Not just Brickwork and Earthenware, but also lots of whistles! Print

 

The role of Marsciano as the main Umbrian town producing bricks, has led to the creation of the Dynamic Museum of Brickwork and Earthenware "Enzo Briziarelli", inaugurated in 2004. The museum documents centuries of brickwork and pottery production from the 16th to the 20th century and represents a very important moment in the construction of the town's identity. The museum, with its central nucleus in Palazzo Pietromarchi, unwinds along a path that includes visits to multiple locations and buildings situated in the area: the antenna museums of Compignano and Spina, the old renovated furnaces of Compignano and San Fortunato and the former tile factory of the Briziarelli kilns.

The creation of the antenna museums represents a dynamic, original and innovative journey into the rural, artisan and industrial culture of the Marsciano area, ensuring a close bond with the territory, its history and traditions. Inside Palazzo Pietromarchi you can admire an Etruscan tomb dowry, dating back to the 4th century BC, which was discovered in Villanova in 1987;  Etruscan-Roman earthenware (terracotta); architectural terracotta;  glazed earthenware; bricks made both industrially and by artisans; a series of large jars.  The earthenware on display inside the museum is divided into thematic areas and illustrates some aspects of farming and rural life.

You can visit the Sala del Camino (fireplace room) in which there is the reconstruction of a 19th century rural table with kitchen crockery and tableware; the Galleria degli Orci (Gallery of Pitchers) with oil and wine pitchers made in the 19th century; the Sala delle Pignatte (Room of Pots), with kitchen earthenware "for the fire; the Sala delle Brocche (Room of Jugs), with earthenware “for water”, for domestic use and, lastly, the Potter’s Shop  that reproduces an ancient earthenware workshop.

The brick section demonstrates the production and use of bricks from antiquity to the present day, including techniques, professional skills and production tools. The exhibition is divided into the following themed areas: materials and techniques in classical times and Roman bricks; pre-industrial and industrial production of bricks; architectural terracotta.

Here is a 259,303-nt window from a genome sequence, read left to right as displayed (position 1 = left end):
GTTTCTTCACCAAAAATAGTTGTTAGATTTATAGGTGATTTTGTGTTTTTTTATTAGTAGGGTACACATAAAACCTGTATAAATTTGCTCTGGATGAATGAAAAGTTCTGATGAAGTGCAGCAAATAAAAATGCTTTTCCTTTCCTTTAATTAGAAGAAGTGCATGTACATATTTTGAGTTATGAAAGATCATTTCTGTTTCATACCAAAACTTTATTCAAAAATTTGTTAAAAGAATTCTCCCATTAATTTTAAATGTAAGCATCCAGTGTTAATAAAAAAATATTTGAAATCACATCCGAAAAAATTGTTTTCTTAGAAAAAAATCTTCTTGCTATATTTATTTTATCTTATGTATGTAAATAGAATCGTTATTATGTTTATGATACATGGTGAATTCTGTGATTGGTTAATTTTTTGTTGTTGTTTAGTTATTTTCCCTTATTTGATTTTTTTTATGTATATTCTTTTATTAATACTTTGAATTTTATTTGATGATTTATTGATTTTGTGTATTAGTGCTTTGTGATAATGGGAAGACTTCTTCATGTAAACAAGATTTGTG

Terracotta earthenware is also the protagonist of a sculpture exhibition, set-up inside Palazzo Pietromarchi, of the Marsciano-born artist, Antonio Rancchia, known worldwide for his sculptures, which were made mainly from terracotta and created using his fingertips.

In an adjoining room, there is an exhibition of terracotta whistles. This is a unique, private collection of whistles from around the world, donated to the museum by a private individual, unique in its kind in quality and quantity. Relative to the world of whistles, the Municipal Administration has devised an "International Biennial competition of whistles in traditional terracotta and art." The museum’s itinerary leads us out of the beautiful 14th century noble palace, to go and visit the other locations spread over the territory.  Still in the town of  Marsciano, you can visit "La Ceramica" -  the former tile factory of the Briziarelli kilns, where, between the 1920s and 1940s, artistic and architectural terracotta was produced.

To learn more about the other places in which clay tiles and pottery were made, using pre-industrial production methods, you can go to San Fortunato and Compignano (about 12 km from Marsciano) and visit the well-restored ancient kilns. These date back to the 18th century and were used until the 1950s by kilnsmen of the area. These production methods can be re-enacted thanks to the presence of some of the old kilnsmen who still have vivid memories of the techniques and methods once used. Both kilns, about 4-5 km from each other, can be accessed free of charge.  A laboratory is available at the antenna museum of Compignano, which you can reserve and try your hand at pottery-making, using the various techniques.
The antenna museum "Rossana Ciliani" (13 km from Marsciano) is located within the old Castle of Spina, and is another place to stop off at, as part of the museum tour and visit an interesting centre of documentation about ancient professions relative to the production of wine, traditional iron processing, activity in the ancient kilns and other production methods featured in the rural life and the local economy.  (for information, tel. 075-8741152).

 

EXCERPT FROM “ABITARE IL TERRITORIO” (DISCOVERING THE TERRITORY) volume 1


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